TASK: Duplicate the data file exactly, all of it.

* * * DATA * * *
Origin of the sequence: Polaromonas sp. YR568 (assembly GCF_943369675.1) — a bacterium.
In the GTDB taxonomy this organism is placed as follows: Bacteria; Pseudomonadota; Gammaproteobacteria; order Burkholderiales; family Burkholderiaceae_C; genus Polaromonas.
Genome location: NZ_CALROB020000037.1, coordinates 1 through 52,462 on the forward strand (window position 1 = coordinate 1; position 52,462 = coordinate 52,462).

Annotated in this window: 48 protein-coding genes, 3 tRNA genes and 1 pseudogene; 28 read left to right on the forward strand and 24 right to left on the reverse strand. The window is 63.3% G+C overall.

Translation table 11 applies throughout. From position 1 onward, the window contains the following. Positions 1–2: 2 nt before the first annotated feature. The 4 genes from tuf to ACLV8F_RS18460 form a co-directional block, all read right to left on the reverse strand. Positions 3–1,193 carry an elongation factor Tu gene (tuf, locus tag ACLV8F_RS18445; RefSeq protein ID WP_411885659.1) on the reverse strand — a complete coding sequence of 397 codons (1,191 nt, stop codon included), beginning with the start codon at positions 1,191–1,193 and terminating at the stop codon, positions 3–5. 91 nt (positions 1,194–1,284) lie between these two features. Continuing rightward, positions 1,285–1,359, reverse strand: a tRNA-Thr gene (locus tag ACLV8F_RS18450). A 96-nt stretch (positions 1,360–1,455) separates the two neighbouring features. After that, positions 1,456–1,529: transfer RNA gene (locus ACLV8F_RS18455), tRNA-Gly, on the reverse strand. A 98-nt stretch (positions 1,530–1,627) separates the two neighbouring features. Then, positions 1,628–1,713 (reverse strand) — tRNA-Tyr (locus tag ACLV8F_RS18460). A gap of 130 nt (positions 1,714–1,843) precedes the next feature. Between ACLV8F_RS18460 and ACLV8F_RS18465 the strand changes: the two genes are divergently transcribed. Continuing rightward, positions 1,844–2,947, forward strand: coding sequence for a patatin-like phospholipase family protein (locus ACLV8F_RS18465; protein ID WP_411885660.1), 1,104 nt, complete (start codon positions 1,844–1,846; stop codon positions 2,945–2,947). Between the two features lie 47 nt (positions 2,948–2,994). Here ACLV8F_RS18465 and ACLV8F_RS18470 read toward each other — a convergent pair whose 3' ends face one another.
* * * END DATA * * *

Origin of the sequence: Polaromonas sp. YR568 (assembly GCF_943369675.1) — a bacterium.
In the GTDB taxonomy this organism is placed as follows: Bacteria; Pseudomonadota; Gammaproteobacteria; order Burkholderiales; family Burkholderiaceae_C; genus Polaromonas.
Genome location: NZ_CALROB020000037.1, coordinates 1 through 52,462 on the forward strand (window position 1 = coordinate 1; position 52,462 = coordinate 52,462).

Annotated in this window: 48 protein-coding genes, 3 tRNA genes and 1 pseudogene; 28 read left to right on the forward strand and 24 right to left on the reverse strand. The window is 63.3% G+C overall.

Translation table 11 applies throughout. From position 1 onward, the window contains the following. Positions 1–2: 2 nt before the first annotated feature. The 4 genes from tuf to ACLV8F_RS18460 form a co-directional block, all read right to left on the reverse strand. Positions 3–1,193 carry an elongation factor Tu gene (tuf, locus tag ACLV8F_RS18445; RefSeq protein ID WP_411885659.1) on the reverse strand — a complete coding sequence of 397 codons (1,191 nt, stop codon included), beginning with the start codon at positions 1,191–1,193 and terminating at the stop codon, positions 3–5. 91 nt (positions 1,194–1,284) lie between these two features. Continuing rightward, positions 1,285–1,359, reverse strand: a tRNA-Thr gene (locus tag ACLV8F_RS18450). A 96-nt stretch (positions 1,360–1,455) separates the two neighbouring features. After that, positions 1,456–1,529: transfer RNA gene (locus ACLV8F_RS18455), tRNA-Gly, on the reverse strand. A 98-nt stretch (positions 1,530–1,627) separates the two neighbouring features. Then, positions 1,628–1,713 (reverse strand) — tRNA-Tyr (locus tag ACLV8F_RS18460). A gap of 130 nt (positions 1,714–1,843) precedes the next feature. Between ACLV8F_RS18460 and ACLV8F_RS18465 the strand changes: the two genes are divergently transcribed. Continuing rightward, positions 1,844–2,947, forward strand: coding sequence for a patatin-like phospholipase family protein (locus ACLV8F_RS18465; protein ID WP_411885660.1), 1,104 nt, complete (start codon positions 1,844–1,846; stop codon positions 2,945–2,947). Between the two features lie 47 nt (positions 2,948–2,994). Here ACLV8F_RS18465 and ACLV8F_RS18470 read toward each other — a convergent pair whose 3' ends face one another.